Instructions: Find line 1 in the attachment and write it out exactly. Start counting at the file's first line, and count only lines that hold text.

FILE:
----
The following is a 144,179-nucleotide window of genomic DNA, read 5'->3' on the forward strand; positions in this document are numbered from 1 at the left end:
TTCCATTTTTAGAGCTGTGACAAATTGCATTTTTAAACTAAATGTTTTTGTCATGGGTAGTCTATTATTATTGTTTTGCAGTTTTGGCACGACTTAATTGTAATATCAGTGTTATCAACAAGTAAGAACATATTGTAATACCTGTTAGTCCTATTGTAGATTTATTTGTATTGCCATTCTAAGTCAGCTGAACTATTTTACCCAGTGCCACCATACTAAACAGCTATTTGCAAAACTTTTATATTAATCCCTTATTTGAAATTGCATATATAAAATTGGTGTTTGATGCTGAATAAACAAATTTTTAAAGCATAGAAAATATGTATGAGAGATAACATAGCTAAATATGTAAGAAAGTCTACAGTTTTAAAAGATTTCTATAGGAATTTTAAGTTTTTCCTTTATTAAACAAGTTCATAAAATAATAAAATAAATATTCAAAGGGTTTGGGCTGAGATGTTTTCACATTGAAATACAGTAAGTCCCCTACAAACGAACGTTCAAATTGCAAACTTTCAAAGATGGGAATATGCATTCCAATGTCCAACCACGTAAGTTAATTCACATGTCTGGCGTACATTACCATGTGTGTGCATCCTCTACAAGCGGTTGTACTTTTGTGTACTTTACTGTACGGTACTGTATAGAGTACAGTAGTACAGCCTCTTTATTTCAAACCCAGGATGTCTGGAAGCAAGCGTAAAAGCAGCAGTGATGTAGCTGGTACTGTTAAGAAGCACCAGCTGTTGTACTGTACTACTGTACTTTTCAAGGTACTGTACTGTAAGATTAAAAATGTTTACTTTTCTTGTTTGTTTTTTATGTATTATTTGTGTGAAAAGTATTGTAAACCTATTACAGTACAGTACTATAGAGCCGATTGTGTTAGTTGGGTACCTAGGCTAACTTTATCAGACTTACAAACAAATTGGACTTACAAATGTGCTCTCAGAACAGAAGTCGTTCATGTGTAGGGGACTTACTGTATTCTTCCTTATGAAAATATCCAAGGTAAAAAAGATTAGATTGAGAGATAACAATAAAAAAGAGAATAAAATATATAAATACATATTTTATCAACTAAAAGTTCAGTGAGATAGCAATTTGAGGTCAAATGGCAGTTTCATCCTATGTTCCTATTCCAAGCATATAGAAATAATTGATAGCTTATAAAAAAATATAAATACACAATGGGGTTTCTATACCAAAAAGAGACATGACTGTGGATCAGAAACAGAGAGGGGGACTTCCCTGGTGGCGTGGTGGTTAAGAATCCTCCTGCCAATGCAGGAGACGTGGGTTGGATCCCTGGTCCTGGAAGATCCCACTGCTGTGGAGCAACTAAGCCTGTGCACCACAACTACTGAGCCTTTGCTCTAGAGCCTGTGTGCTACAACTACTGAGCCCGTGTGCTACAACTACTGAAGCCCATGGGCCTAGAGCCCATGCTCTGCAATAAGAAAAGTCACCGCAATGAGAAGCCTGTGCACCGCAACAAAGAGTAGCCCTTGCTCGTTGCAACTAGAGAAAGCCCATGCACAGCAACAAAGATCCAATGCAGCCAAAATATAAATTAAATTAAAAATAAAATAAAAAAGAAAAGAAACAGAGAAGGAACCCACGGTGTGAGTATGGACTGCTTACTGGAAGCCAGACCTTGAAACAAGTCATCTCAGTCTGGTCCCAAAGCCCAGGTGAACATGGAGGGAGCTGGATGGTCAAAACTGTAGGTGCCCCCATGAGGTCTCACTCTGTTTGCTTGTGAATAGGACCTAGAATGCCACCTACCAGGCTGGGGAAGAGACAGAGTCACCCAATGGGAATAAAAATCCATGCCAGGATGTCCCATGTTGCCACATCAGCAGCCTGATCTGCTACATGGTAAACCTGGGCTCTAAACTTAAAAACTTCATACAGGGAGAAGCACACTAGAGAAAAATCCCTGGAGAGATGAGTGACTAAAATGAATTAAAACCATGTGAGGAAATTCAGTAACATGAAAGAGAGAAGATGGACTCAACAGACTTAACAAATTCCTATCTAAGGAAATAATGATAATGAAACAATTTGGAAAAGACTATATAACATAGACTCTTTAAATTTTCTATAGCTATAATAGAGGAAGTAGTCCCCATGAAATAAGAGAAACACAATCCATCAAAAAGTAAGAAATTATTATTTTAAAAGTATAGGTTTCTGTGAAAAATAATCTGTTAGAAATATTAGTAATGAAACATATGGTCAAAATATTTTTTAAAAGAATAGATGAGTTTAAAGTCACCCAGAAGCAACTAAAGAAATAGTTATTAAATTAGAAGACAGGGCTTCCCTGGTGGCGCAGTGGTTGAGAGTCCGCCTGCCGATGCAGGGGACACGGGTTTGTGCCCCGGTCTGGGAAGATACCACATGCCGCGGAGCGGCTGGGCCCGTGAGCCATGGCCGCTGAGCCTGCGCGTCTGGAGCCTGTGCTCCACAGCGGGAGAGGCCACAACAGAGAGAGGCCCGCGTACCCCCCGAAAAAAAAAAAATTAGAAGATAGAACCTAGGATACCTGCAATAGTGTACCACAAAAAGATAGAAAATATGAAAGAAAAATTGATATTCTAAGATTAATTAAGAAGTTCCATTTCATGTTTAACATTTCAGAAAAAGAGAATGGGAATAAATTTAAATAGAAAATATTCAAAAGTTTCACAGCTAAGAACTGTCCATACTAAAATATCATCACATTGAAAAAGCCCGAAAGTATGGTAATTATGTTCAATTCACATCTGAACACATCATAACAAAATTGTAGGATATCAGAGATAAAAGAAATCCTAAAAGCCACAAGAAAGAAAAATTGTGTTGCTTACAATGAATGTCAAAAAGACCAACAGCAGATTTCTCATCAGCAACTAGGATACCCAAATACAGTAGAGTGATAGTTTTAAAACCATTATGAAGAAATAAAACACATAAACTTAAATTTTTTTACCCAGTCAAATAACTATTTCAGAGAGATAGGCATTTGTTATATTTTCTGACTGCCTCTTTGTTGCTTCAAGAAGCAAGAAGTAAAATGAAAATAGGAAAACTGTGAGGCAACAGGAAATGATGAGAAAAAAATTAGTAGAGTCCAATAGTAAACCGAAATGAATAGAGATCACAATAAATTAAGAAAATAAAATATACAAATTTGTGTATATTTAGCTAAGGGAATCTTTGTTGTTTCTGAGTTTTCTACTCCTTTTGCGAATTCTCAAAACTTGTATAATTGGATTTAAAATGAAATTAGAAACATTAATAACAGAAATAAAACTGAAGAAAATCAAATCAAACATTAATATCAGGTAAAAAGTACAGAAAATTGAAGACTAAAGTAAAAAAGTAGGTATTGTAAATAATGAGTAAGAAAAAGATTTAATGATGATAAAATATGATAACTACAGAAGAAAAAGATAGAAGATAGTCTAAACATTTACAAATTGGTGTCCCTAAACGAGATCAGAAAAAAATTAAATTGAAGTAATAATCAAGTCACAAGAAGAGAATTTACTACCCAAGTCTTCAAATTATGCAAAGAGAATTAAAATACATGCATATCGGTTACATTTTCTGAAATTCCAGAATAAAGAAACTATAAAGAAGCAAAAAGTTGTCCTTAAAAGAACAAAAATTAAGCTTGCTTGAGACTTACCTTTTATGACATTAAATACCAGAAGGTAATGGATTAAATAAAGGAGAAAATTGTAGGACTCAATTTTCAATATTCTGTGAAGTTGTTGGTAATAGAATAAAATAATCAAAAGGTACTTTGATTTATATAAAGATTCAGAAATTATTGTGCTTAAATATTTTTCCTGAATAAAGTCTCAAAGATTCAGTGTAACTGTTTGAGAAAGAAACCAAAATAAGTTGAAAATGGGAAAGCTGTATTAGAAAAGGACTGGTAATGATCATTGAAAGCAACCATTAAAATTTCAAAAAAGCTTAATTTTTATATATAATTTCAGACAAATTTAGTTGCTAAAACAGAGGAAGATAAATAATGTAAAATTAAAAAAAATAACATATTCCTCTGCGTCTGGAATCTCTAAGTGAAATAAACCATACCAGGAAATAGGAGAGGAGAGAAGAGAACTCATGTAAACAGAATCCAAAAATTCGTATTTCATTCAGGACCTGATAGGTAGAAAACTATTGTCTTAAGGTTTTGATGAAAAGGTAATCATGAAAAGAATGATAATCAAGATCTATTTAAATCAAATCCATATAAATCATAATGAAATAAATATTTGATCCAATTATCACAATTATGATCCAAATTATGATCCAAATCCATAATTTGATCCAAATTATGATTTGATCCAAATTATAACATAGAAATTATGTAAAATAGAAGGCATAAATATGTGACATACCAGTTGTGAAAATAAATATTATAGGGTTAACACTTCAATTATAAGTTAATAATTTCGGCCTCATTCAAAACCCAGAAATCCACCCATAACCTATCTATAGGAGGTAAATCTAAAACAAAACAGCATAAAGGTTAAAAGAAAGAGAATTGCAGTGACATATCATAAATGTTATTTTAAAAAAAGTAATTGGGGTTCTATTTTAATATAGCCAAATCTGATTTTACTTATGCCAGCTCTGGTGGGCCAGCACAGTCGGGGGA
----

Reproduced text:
The following is a 144,179-nucleotide window of genomic DNA, read 5'->3' on the forward strand; positions in this document are numbered from 1 at the left end: